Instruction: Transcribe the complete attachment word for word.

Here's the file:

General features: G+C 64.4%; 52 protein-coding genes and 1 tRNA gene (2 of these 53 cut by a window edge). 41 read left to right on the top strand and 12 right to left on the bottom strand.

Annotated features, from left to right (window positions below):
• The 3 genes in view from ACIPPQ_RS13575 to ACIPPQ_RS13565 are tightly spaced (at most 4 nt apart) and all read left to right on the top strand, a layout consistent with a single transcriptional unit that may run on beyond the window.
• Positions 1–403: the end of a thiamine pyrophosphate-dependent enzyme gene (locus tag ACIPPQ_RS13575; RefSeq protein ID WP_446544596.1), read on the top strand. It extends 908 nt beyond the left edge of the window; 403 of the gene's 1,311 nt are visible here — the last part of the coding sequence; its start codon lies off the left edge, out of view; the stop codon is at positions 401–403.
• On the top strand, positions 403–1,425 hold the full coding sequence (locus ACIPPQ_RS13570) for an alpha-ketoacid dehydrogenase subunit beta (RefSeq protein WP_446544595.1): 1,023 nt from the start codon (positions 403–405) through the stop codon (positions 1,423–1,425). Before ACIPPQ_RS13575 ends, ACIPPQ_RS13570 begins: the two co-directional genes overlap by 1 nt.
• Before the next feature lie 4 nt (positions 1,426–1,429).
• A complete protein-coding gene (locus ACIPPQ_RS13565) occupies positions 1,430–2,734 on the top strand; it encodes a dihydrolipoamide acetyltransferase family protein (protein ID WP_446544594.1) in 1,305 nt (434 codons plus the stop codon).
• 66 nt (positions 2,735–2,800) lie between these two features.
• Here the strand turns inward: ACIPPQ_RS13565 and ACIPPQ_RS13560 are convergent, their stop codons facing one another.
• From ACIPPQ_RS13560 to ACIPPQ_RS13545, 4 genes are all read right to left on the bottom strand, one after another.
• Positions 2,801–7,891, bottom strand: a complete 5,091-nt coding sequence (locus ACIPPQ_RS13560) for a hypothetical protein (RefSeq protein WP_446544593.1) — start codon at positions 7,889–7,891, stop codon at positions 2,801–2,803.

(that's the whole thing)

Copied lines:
General features: G+C 64.4%; 52 protein-coding genes and 1 tRNA gene (2 of these 53 cut by a window edge). 41 read left to right on the top strand and 12 right to left on the bottom strand.

Annotated features, from left to right (window positions below):
• The 3 genes in view from ACIPPQ_RS13575 to ACIPPQ_RS13565 are tightly spaced (at most 4 nt apart) and all read left to right on the top strand, a layout consistent with a single transcriptional unit that may run on beyond the window.
• Positions 1–403: the end of a thiamine pyrophosphate-dependent enzyme gene (locus tag ACIPPQ_RS13575; RefSeq protein ID WP_446544596.1), read on the top strand. It extends 908 nt beyond the left edge of the window; 403 of the gene's 1,311 nt are visible here — the last part of the coding sequence; its start codon lies off the left edge, out of view; the stop codon is at positions 401–403.
• On the top strand, positions 403–1,425 hold the full coding sequence (locus ACIPPQ_RS13570) for an alpha-ketoacid dehydrogenase subunit beta (RefSeq protein WP_446544595.1): 1,023 nt from the start codon (positions 403–405) through the stop codon (positions 1,423–1,425). Before ACIPPQ_RS13575 ends, ACIPPQ_RS13570 begins: the two co-directional genes overlap by 1 nt.
• Before the next feature lie 4 nt (positions 1,426–1,429).
• A complete protein-coding gene (locus ACIPPQ_RS13565) occupies positions 1,430–2,734 on the top strand; it encodes a dihydrolipoamide acetyltransferase family protein (protein ID WP_446544594.1) in 1,305 nt (434 codons plus the stop codon).
• 66 nt (positions 2,735–2,800) lie between these two features.
• Here the strand turns inward: ACIPPQ_RS13565 and ACIPPQ_RS13560 are convergent, their stop codons facing one another.
• From ACIPPQ_RS13560 to ACIPPQ_RS13545, 4 genes are all read right to left on the bottom strand, one after another.
• Positions 2,801–7,891, bottom strand: a complete 5,091-nt coding sequence (locus ACIPPQ_RS13560) for a hypothetical protein (RefSeq protein WP_446544593.1) — start codon at positions 7,889–7,891, stop codon at positions 2,801–2,803.